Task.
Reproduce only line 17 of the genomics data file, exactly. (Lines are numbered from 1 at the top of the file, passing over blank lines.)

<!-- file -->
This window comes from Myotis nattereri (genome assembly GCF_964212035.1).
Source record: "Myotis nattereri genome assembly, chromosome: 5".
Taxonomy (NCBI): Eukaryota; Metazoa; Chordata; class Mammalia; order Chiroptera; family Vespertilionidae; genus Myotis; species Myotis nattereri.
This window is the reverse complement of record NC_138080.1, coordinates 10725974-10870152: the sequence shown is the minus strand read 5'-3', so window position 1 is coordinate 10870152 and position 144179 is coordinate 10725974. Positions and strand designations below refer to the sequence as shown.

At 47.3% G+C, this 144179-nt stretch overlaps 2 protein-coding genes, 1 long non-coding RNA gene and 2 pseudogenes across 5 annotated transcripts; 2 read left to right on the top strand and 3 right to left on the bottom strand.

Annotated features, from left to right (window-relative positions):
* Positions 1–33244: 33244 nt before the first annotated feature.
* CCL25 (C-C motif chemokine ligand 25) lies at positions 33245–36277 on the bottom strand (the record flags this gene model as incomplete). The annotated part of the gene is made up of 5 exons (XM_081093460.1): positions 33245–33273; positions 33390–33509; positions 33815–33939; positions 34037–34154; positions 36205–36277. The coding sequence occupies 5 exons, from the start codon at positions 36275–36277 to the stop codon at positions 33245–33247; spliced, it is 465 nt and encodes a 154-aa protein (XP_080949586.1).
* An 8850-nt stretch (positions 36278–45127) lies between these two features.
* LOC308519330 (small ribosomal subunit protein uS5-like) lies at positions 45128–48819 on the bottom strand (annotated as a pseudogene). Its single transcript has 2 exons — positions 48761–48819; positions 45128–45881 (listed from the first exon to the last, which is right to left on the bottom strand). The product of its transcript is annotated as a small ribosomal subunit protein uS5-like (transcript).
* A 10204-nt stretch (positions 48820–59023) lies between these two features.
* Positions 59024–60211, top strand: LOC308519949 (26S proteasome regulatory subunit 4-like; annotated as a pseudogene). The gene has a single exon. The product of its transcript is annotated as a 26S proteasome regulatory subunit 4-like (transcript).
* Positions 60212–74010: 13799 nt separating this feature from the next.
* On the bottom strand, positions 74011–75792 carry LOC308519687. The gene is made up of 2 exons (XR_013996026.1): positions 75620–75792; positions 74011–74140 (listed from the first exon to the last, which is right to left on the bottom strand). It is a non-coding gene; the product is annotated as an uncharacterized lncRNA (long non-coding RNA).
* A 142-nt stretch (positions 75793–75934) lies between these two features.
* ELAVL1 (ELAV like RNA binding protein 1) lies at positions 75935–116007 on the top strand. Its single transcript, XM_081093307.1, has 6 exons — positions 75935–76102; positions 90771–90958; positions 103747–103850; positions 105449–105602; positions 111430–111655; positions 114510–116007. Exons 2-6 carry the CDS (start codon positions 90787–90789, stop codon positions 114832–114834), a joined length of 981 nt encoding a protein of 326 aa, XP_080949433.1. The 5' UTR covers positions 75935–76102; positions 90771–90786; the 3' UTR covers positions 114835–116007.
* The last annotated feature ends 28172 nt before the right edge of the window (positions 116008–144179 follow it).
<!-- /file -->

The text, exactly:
* The last annotated feature ends 28172 nt before the right edge of the window (positions 116008–144179 follow it).